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Goldman Cuts Revenue Outlook for IBM

By @NY Staff

Shares of International Business Machines edged down by just under 2 percent Wednesday to $95.39 after a Wall Street analyst trimmed earnings estimates for the technology bellwether.

Citing factors including slowing growth in Information Technology spending, analyst Laura Conigliaro of Goldman, Sachs lowered fourth quarter earnings per share estimates to $1.25 from $1.40 and also cut back estimates on calendar year 2002.

For the current year, she now expects revenues of $85.7 billion, down 3 percent from the year before, and full year EPS of $4.25 instead of $4.40.

For 2002, the revenue expectation is $87.8 billion, reflecting a lowered growth of 2.4 percent year-over-year, and EPS of $4.55 instead of $5.05.

But overall, she said the Armonk, NY-based company is well positioned to weather sluggish economic conditions that have intensified since the Sept. 11 attacks.

In her latest report, Conigliaro said "while IBM's numbers are likely to see less downside than many others given a strong annuity-like base, half of its earnings are still economically sensitive, with IBM's top and bottom lines being more linked now than previously."

The report said despite an earnings per share estimate of 7 percent growth for 2002, the year would unfold in two phases for IBM. The first half is expected to generate negative EPS growth of -8.5 percent from weaker global economies and lowered spending on IT projects.

But the second half, aided by various economic stimuli and "easier comparisons," is expected to mitigate the first half with EPS growth of 23 percent.

"Official 2002 IT budgets will also be conservative given that they are being formulated right now, just as the economy falls into recession. IT spending in the second half of 2002 may start to show signs of recovery as fiscal stimuli begin to have a positive effect on the economy, especially when compared to current extremely depressed levels."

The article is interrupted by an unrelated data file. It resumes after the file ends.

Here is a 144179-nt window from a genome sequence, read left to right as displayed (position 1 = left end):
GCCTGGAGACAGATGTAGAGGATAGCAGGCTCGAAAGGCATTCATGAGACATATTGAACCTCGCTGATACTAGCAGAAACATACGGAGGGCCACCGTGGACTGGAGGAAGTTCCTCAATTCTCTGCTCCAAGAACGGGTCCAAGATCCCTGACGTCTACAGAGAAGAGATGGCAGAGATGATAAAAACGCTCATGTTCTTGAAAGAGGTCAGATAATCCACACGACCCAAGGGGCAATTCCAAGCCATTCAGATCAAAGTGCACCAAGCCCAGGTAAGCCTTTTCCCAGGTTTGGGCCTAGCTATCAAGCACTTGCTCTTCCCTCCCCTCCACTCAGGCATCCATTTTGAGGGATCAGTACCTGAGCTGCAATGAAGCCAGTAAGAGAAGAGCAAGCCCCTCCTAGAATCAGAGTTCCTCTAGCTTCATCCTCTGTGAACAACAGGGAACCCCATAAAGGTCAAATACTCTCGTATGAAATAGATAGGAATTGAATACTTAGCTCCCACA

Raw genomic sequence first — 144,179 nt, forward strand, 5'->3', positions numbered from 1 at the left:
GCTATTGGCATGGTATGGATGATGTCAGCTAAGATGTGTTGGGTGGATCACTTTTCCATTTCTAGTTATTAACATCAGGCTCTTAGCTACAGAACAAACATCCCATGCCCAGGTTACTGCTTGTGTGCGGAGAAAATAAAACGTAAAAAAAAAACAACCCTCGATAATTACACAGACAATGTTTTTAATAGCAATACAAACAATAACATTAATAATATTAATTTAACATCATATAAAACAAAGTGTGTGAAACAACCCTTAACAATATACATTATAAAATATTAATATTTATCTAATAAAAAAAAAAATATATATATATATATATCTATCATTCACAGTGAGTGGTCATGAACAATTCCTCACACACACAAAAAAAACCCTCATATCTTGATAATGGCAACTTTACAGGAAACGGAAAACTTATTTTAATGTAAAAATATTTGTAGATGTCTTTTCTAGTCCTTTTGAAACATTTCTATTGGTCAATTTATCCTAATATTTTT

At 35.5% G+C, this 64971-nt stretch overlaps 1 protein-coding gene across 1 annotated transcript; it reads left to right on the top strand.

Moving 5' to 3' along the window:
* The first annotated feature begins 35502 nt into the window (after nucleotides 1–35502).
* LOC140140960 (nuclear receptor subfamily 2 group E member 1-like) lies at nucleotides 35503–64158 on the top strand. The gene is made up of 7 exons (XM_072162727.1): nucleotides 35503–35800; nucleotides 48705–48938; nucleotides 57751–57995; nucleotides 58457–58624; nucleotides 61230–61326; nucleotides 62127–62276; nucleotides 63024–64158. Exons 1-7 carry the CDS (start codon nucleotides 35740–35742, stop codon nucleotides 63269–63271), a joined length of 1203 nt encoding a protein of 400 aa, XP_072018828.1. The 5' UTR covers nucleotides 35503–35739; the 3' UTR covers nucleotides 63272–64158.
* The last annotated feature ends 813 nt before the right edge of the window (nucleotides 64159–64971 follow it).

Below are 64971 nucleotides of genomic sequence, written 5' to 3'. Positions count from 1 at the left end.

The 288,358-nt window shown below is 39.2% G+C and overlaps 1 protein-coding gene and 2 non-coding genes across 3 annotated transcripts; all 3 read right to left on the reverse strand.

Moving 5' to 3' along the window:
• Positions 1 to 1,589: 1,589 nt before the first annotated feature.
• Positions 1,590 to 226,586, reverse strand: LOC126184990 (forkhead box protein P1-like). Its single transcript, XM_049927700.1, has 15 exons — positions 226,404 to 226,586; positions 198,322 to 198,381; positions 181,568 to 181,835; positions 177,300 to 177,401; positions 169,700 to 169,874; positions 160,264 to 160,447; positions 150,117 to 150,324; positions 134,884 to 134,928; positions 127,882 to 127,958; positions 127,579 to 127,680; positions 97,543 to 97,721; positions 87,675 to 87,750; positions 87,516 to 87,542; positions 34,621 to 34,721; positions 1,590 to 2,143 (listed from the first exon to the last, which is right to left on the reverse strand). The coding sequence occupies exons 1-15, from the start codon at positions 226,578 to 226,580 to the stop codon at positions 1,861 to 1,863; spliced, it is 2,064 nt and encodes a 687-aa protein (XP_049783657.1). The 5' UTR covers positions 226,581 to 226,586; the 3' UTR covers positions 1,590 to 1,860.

Notwithstanding, the technology giant remains on Goldman's recommended list because of its ability to rebound once the economy recovers.

Even now, the report continued, "we are picking up increasing evidence of a shift in priorities towards disaster preparedness, suggesting that, when growth does resume, IT spending dollars should flow in this direction. This would further play to one of IBM's strengths."

Given the political and economic uncertainties that have intensified since Sept. 11, the investment bank expects IT spending to be limited but also sees less downside for IBM for two main reasons, annuities and their effect on profits and share gains.

Reflecting an industry-wide shift to more on-site outsourcing and long-term maintenance contracts, the report pointed to IBM's outsourcing and maintenance areas as annuity-like in nature, which together contribute 55 percent of IBM's services revenue (in a division that contributes almost half of the company's sales).

Despite missing quarterly revenue estimates that can amount to close to $1 billion, IBM's annuity-like profit stream helps it overcome and even beat EPS estimates, the report said.

"Annuities such as strategic outsourcing, mainframe software, maintenance and global financing account for about one-third of IBM's revenue. When combined with patent royalties of over $1.5 billion, these annuity-like sources also amount to about 50 percent of IBM's profits."

IBM is set to report its third quarter results on Tuesday, Oct. 16th.